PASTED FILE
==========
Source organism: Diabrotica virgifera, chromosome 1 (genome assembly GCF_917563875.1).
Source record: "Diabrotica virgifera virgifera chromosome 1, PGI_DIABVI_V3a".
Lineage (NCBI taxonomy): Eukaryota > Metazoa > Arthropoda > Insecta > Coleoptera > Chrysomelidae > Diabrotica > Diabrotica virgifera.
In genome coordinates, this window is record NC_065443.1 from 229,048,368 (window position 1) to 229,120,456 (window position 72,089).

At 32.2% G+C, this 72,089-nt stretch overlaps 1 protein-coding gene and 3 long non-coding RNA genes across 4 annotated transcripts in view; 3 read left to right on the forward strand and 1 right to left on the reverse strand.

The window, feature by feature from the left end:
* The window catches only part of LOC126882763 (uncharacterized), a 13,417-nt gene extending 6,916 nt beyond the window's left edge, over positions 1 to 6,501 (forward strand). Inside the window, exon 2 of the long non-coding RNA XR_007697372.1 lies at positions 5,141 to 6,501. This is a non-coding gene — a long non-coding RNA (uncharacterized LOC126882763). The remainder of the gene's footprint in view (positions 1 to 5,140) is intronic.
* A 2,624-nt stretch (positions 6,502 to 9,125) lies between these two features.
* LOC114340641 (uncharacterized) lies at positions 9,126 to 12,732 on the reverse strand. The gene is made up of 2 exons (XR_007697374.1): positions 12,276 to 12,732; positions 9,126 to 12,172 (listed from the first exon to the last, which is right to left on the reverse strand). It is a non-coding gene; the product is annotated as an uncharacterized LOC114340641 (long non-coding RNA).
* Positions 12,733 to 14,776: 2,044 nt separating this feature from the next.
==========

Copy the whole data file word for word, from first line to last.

Source organism: Diabrotica virgifera, chromosome 1 (genome assembly GCF_917563875.1).
Source record: "Diabrotica virgifera virgifera chromosome 1, PGI_DIABVI_V3a".
Lineage (NCBI taxonomy): Eukaryota > Metazoa > Arthropoda > Insecta > Coleoptera > Chrysomelidae > Diabrotica > Diabrotica virgifera.
In genome coordinates, this window is record NC_065443.1 from 229,048,368 (window position 1) to 229,120,456 (window position 72,089).

At 32.2% G+C, this 72,089-nt stretch overlaps 1 protein-coding gene and 3 long non-coding RNA genes across 4 annotated transcripts in view; 3 read left to right on the forward strand and 1 right to left on the reverse strand.

The window, feature by feature from the left end:
* The window catches only part of LOC126882763 (uncharacterized), a 13,417-nt gene extending 6,916 nt beyond the window's left edge, over positions 1 to 6,501 (forward strand). Inside the window, exon 2 of the long non-coding RNA XR_007697372.1 lies at positions 5,141 to 6,501. This is a non-coding gene — a long non-coding RNA (uncharacterized LOC126882763). The remainder of the gene's footprint in view (positions 1 to 5,140) is intronic.
* A 2,624-nt stretch (positions 6,502 to 9,125) lies between these two features.
* LOC114340641 (uncharacterized) lies at positions 9,126 to 12,732 on the reverse strand. The gene is made up of 2 exons (XR_007697374.1): positions 12,276 to 12,732; positions 9,126 to 12,172 (listed from the first exon to the last, which is right to left on the reverse strand). It is a non-coding gene; the product is annotated as an uncharacterized LOC114340641 (long non-coding RNA).
* Positions 12,733 to 14,776: 2,044 nt separating this feature from the next.